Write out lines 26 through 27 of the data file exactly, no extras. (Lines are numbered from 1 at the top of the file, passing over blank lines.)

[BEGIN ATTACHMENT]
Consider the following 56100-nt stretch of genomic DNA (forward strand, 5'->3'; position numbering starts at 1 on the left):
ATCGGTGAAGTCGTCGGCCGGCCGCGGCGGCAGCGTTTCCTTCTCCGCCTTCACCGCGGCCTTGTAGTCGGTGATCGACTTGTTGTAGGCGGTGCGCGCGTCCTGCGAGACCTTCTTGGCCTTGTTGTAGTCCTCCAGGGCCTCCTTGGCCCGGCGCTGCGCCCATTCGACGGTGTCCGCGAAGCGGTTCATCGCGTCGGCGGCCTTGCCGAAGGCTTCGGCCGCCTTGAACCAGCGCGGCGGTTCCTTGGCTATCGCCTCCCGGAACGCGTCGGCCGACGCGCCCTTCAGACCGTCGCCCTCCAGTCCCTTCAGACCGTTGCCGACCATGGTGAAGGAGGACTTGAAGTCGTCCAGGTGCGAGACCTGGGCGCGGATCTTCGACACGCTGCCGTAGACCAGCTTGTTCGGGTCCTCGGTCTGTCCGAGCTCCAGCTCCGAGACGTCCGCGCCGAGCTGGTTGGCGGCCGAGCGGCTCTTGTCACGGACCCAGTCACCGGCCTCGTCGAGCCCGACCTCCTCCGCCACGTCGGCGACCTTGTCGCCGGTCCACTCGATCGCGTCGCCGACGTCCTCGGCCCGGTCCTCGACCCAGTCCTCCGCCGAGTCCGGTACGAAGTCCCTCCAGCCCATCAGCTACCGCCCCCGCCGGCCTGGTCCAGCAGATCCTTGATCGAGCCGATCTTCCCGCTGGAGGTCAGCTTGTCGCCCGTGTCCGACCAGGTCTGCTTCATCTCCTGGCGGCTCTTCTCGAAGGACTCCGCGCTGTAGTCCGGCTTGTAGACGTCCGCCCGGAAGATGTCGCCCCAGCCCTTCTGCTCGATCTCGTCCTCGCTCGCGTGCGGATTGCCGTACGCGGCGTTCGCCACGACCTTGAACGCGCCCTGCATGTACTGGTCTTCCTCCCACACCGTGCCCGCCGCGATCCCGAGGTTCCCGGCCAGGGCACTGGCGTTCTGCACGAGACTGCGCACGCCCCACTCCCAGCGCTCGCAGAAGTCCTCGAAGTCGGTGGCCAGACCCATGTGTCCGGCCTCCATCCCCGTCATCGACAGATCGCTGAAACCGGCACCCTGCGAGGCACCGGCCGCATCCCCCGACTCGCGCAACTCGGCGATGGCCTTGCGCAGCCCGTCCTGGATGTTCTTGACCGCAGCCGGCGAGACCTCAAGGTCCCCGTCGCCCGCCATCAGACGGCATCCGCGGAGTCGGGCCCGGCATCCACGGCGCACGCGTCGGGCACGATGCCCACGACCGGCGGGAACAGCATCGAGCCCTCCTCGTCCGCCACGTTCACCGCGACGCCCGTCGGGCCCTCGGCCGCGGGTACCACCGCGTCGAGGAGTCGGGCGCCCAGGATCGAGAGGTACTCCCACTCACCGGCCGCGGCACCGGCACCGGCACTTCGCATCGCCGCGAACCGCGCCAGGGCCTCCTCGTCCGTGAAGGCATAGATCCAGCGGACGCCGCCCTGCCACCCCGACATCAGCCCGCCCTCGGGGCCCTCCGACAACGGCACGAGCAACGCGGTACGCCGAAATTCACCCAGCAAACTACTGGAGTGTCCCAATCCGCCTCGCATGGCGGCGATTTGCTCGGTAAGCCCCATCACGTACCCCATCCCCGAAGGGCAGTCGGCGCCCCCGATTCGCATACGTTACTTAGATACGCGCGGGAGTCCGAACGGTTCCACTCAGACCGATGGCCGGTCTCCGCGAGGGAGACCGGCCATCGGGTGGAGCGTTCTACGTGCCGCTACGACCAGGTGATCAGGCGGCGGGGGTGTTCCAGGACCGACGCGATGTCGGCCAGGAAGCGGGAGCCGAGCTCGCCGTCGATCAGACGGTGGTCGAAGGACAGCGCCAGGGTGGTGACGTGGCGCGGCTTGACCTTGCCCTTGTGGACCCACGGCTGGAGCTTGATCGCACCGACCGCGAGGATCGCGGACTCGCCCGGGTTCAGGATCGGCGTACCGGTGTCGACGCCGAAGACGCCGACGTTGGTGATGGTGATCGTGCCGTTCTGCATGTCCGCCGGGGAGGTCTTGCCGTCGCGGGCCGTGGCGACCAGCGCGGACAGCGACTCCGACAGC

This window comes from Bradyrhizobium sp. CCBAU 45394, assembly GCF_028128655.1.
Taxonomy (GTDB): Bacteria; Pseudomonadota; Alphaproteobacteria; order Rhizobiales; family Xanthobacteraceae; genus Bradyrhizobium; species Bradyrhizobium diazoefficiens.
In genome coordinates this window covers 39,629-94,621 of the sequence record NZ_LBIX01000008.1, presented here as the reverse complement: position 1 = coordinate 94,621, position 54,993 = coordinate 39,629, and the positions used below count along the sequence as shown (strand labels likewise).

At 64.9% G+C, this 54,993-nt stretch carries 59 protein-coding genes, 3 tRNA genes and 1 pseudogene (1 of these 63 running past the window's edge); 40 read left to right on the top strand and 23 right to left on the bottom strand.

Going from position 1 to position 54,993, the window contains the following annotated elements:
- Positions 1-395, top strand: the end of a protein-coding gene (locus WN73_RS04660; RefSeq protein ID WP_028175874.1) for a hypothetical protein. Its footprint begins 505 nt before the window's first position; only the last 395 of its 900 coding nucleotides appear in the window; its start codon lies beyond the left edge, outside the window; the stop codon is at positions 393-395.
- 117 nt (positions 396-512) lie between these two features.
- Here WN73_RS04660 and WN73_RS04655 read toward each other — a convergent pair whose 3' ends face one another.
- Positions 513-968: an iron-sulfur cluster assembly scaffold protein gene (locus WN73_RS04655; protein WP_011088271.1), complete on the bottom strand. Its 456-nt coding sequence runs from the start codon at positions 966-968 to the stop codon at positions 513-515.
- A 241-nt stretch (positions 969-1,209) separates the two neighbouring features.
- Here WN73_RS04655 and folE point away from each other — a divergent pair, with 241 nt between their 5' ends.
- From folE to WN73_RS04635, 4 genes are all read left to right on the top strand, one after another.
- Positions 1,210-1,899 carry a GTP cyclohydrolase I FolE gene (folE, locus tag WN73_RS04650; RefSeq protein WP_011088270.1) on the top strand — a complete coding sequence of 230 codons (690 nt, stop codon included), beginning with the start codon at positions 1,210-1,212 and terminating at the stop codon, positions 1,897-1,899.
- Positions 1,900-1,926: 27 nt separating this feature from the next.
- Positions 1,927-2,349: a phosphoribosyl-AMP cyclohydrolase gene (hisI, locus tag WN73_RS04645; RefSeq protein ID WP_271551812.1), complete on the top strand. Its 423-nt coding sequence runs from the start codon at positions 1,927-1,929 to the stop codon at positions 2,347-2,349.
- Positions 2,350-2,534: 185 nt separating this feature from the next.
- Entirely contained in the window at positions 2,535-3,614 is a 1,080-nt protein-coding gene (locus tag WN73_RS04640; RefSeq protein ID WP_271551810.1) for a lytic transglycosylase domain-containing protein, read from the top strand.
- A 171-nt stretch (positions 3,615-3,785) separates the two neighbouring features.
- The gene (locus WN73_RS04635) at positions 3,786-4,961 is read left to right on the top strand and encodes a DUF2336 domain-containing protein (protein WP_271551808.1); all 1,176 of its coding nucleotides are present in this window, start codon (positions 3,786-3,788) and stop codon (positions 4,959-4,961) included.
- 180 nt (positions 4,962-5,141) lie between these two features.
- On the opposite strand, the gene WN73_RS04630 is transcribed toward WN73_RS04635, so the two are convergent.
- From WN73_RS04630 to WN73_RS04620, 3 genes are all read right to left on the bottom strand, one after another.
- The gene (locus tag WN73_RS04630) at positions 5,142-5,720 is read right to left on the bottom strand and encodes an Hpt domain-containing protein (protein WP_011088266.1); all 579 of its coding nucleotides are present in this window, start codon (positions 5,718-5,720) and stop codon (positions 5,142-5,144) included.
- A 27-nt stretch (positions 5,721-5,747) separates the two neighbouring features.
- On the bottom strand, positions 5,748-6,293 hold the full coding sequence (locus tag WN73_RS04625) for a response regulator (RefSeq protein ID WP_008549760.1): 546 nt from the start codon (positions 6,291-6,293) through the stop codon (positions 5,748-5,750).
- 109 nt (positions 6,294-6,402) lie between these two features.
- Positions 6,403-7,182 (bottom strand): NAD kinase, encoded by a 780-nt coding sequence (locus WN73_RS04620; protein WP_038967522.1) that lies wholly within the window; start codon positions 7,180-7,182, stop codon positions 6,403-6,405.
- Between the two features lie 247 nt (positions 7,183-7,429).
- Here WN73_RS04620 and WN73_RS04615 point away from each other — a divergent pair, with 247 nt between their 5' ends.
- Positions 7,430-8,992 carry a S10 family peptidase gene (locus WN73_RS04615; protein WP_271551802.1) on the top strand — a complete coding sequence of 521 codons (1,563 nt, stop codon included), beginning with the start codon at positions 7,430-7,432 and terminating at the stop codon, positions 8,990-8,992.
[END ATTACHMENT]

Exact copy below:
- A 27-nt stretch (positions 5,721-5,747) separates the two neighbouring features.
- On the bottom strand, positions 5,748-6,293 hold the full coding sequence (locus tag WN73_RS04625) for a response regulator (RefSeq protein ID WP_008549760.1): 546 nt from the start codon (positions 6,291-6,293) through the stop codon (positions 5,748-5,750).